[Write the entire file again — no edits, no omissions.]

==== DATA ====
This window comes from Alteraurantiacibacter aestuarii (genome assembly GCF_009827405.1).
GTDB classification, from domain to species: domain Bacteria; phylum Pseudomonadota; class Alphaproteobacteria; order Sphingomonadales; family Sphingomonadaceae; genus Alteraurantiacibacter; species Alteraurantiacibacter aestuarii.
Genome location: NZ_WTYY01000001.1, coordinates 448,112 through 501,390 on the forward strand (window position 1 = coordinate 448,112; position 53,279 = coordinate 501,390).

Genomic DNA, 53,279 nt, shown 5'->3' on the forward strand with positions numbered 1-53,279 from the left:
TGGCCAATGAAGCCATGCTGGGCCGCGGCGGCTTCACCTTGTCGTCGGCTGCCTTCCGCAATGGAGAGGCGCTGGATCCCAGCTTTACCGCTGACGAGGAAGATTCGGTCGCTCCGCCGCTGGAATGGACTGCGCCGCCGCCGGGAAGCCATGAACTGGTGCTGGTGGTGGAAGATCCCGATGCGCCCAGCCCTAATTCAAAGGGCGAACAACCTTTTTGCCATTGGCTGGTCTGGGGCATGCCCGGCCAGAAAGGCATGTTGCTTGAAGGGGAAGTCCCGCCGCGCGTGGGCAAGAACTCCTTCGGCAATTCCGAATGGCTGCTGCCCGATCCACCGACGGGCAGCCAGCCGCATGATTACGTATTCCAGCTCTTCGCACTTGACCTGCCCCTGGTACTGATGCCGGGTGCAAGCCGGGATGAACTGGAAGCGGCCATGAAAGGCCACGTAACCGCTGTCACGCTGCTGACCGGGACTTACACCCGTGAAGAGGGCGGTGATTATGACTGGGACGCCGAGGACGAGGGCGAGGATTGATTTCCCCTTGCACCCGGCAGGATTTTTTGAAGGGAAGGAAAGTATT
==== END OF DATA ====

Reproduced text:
This window comes from Alteraurantiacibacter aestuarii (genome assembly GCF_009827405.1).
GTDB classification, from domain to species: domain Bacteria; phylum Pseudomonadota; class Alphaproteobacteria; order Sphingomonadales; family Sphingomonadaceae; genus Alteraurantiacibacter; species Alteraurantiacibacter aestuarii.
Genome location: NZ_WTYY01000001.1, coordinates 448,112 through 501,390 on the forward strand (window position 1 = coordinate 448,112; position 53,279 = coordinate 501,390).

Genomic DNA, 53,279 nt, shown 5'->3' on the forward strand with positions numbered 1-53,279 from the left:
TGGCCAATGAAGCCATGCTGGGCCGCGGCGGCTTCACCTTGTCGTCGGCTGCCTTCCGCAATGGAGAGGCGCTGGATCCCAGCTTTACCGCTGACGAGGAAGATTCGGTCGCTCCGCCGCTGGAATGGACTGCGCCGCCGCCGGGAAGCCATGAACTGGTGCTGGTGGTGGAAGATCCCGATGCGCCCAGCCCTAATTCAAAGGGCGAACAACCTTTTTGCCATTGGCTGGTCTGGGGCATGCCCGGCCAGAAAGGCATGTTGCTTGAAGGGGAAGTCCCGCCGCGCGTGGGCAAGAACTCCTTCGGCAATTCCGAATGGCTGCTGCCCGATCCACCGACGGGCAGCCAGCCGCATGATTACGTATTCCAGCTCTTCGCACTTGACCTGCCCCTGGTACTGATGCCGGGTGCAAGCCGGGATGAACTGGAAGCGGCCATGAAAGGCCACGTAACCGCTGTCACGCTGCTGACCGGGACTTACACCCGTGAAGAGGGCGGTGATTATGACTGGGACGCCGAGGACGAGGGCGAGGATTGATTTCCCCTTGCACCCGGCAGGATTTTTTGAAGGGAAGGAAAGTATT